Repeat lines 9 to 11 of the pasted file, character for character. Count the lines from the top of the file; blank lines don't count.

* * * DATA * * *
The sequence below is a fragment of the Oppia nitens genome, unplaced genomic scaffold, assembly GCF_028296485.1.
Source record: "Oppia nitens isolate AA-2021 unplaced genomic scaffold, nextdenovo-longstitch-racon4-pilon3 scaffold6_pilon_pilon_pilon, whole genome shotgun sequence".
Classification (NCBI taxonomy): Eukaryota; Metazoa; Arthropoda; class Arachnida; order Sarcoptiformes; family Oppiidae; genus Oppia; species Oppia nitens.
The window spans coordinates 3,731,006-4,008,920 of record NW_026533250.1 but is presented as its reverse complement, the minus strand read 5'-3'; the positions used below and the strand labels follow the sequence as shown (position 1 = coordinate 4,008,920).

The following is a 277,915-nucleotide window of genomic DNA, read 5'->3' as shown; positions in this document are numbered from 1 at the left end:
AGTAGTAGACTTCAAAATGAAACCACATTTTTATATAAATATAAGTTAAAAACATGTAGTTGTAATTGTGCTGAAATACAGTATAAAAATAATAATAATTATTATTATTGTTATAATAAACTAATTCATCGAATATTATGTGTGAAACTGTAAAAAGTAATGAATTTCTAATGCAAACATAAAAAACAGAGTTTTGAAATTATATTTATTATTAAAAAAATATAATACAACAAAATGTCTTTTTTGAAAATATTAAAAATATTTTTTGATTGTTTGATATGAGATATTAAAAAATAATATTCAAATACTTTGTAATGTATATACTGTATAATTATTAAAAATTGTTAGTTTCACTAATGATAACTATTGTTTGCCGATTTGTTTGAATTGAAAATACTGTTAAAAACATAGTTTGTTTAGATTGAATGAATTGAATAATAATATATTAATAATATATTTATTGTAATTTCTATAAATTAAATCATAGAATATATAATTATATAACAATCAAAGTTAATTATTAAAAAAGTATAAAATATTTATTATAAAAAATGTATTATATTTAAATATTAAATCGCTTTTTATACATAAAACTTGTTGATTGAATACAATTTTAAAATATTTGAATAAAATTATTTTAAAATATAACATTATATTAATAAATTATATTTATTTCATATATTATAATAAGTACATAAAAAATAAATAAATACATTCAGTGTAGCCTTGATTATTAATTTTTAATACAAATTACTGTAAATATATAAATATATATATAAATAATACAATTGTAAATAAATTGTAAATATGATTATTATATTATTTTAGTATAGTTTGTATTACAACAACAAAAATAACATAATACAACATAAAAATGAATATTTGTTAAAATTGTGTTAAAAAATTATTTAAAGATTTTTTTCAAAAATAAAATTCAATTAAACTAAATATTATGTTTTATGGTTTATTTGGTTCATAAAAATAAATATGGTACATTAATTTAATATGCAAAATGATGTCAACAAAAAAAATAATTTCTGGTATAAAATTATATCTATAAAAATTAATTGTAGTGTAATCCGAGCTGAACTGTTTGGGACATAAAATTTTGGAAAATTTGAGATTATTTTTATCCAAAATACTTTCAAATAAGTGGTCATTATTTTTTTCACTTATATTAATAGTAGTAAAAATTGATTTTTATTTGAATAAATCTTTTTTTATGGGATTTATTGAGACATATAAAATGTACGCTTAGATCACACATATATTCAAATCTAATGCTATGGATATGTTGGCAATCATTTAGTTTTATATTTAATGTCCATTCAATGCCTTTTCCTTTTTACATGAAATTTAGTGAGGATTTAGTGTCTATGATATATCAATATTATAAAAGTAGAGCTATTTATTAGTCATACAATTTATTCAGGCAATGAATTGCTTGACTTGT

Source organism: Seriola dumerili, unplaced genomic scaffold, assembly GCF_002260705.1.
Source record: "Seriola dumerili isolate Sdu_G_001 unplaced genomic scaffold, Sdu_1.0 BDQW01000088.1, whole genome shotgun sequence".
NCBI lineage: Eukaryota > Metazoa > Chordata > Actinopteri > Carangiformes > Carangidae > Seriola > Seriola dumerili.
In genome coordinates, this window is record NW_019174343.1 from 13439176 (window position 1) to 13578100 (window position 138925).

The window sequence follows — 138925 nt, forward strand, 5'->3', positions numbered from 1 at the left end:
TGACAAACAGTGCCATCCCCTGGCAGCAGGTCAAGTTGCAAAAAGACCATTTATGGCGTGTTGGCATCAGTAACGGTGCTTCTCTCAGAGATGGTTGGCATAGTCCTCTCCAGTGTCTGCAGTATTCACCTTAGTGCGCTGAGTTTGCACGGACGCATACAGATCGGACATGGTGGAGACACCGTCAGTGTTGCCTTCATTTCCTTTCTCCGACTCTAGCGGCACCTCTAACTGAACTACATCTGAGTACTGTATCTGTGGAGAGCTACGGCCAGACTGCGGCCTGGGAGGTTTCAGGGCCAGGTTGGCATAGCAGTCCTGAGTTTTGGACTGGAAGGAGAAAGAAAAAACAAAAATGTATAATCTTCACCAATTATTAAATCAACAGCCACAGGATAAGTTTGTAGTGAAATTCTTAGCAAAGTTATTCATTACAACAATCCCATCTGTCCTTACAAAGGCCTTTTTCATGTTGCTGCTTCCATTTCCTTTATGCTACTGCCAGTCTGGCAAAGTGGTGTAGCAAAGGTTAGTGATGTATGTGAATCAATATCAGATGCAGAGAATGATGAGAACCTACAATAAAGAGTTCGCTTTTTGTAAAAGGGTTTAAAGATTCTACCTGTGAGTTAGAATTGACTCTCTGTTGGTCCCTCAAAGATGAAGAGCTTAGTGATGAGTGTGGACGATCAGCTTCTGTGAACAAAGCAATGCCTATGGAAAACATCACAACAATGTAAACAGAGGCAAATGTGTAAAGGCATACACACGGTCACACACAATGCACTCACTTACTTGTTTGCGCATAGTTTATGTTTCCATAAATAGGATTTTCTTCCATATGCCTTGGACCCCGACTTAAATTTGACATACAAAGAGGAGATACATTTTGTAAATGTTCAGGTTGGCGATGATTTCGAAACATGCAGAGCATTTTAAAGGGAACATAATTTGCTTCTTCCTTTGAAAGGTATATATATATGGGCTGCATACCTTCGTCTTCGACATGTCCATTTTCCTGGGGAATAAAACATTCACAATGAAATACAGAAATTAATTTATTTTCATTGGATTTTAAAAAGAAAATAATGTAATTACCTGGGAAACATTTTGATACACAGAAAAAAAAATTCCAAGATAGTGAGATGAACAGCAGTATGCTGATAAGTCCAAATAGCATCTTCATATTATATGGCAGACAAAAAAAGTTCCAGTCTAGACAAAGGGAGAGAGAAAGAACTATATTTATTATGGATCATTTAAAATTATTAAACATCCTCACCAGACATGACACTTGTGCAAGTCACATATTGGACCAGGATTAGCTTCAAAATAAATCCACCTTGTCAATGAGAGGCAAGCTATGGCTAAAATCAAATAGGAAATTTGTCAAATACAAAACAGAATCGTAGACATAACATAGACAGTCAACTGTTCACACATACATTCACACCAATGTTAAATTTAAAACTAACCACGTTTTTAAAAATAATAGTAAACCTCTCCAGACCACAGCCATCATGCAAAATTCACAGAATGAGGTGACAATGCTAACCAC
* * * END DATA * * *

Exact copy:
NCBI lineage: Eukaryota > Metazoa > Chordata > Actinopteri > Carangiformes > Carangidae > Seriola > Seriola dumerili.
In genome coordinates, this window is record NW_019174343.1 from 13439176 (window position 1) to 13578100 (window position 138925).

The window sequence follows — 138925 nt, forward strand, 5'->3', positions numbered from 1 at the left end: